Strawman Arguments and House Churches
I waited until Sunday to post this one because most of us gather with church families today. We will all be doing something today as we come together.
This strawman argument goes like this, "House church gatherings are similar to a free-for-all."
The primary problem with this argument is simple: it isn't true.
We must remember that those who make this strawman argument have almost always spent their entire lives in traditional churches. When traditional churches come together, what happens is carefully scripted. Certain people ("worship leader," pastor, ushers, etc.) all do certain things. It is planned out beforehand. There is little deviation from the script. This is one of the reasons there is a bulletin. What people experience each week in the big church gathering borders on a performance. There is certainly a ceremonial quality to it.
When a person thinks that what I have just described is normal and "the way it should be," then a more spontaneous, free-flowing, participatory church meeting might seem like a free-for-all. But remember, the problem is with the expectation that the traditional church meeting is normal.
What is fascinating about all this is that we as Protestant Christians rarely ask what the bible models for us about the church gathering. By far the longest and most extensive discussion of the church gathering occurs in I Corinthians chapters 11-14. As Paul deals with various issues, he makes mention of the church gathering again and again.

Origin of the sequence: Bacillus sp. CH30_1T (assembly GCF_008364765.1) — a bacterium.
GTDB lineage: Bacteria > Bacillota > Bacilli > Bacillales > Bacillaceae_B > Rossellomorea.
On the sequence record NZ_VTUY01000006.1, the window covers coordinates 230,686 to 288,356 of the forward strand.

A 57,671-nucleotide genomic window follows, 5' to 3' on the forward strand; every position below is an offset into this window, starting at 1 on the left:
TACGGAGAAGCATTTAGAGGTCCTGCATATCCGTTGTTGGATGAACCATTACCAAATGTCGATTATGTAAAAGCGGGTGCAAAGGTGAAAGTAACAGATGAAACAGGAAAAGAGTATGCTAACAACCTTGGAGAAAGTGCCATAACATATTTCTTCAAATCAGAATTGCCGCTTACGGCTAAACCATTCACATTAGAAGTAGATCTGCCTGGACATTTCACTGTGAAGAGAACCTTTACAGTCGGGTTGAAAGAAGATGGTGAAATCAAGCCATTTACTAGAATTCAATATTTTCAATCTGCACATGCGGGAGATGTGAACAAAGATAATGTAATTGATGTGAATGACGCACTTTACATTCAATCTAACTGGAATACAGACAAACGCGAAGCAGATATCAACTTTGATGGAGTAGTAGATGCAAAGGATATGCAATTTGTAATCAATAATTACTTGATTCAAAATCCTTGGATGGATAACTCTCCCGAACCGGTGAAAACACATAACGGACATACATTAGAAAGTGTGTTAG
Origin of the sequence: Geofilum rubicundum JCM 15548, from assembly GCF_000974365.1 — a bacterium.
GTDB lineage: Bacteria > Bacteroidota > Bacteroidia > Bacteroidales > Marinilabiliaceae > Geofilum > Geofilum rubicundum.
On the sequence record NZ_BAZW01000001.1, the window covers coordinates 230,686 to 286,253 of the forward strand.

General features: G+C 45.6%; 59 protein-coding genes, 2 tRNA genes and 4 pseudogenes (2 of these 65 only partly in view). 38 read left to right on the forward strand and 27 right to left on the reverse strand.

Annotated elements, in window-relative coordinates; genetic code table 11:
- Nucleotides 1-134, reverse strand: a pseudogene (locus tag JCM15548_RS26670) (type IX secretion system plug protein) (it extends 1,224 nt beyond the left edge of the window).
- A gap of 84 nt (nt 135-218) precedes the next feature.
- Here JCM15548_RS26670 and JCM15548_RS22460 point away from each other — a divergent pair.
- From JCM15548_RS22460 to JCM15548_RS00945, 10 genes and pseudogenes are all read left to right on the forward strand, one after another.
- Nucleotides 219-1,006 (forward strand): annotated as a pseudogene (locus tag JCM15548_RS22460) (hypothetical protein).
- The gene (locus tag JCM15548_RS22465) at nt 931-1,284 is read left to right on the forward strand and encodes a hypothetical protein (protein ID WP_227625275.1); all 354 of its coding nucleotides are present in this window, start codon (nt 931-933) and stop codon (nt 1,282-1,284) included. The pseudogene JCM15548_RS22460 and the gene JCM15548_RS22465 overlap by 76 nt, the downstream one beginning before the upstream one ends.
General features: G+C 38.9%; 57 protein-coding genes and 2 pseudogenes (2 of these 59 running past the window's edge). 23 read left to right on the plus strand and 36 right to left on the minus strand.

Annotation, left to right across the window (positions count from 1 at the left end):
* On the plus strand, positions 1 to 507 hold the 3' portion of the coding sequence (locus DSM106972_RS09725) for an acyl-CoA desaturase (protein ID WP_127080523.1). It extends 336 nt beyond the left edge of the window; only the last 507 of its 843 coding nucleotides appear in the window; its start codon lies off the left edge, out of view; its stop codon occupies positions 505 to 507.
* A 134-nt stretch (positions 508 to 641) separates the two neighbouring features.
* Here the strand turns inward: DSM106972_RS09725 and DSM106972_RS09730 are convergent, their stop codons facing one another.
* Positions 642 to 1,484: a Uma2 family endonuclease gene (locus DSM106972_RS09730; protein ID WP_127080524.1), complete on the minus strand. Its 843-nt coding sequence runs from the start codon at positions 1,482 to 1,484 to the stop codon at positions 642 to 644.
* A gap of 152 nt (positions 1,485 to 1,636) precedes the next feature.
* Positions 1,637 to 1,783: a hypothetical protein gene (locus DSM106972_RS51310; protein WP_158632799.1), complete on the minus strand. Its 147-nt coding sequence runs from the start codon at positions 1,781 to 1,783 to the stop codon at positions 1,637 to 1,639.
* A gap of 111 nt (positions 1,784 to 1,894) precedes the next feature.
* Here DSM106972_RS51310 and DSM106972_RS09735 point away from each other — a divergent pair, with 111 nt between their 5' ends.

In I Corinthians 14:26, Paul writes, "What then, brothers? When you come together, each one has a hymn, a lesson, a revelation, a tongue, or an interpretation. Let all things be done for building up." It is clear that the Corinthian church gatherings were participatory and at least somewhat spontaneous. It is interesting that Paul told the Corinthian church to change many things, but he never told them to stop meeting in this manner. He just wanted to make sure that everything was done for the edification of the church family.
House churches desire to follow this model as they gather. What is important to recognize is that what Paul describes in I Corinthians 14 is orderly. For example, speaking in tongues was regulated. If there was no interpretation, it was not to happen at all. Prophecy was regulated. Only one person was to speak at a time. No women were to judge the prophets.
If house churches attempt to follow what we see in I Corinthians 14, then they are simply following the broader biblical model. For example, Hebrews 10:24-25 says, "And let us consider how to stir up one another to love and good works, not neglecting to meet together, as is the habit of some, but encouraging one another, and all the more as you see the Day drawing near." What we read of is group participation.
So we see that there are actually two main problems with this strawman argument. First, it's simply not true. Second, it is based on the traditionalist understanding of what a church gathering should look like. He has based this not on scripture but on his own tradition of a "worship service" where there is little deviation from the script and where no freedom of expression exists.
We must look to the scriptural model for all things. The bible is sufficient for us. Let's strive to emulate what the apostolic writers wanted when they described church gatherings. When we do this, we are in a position for real edification of the entire body to take place.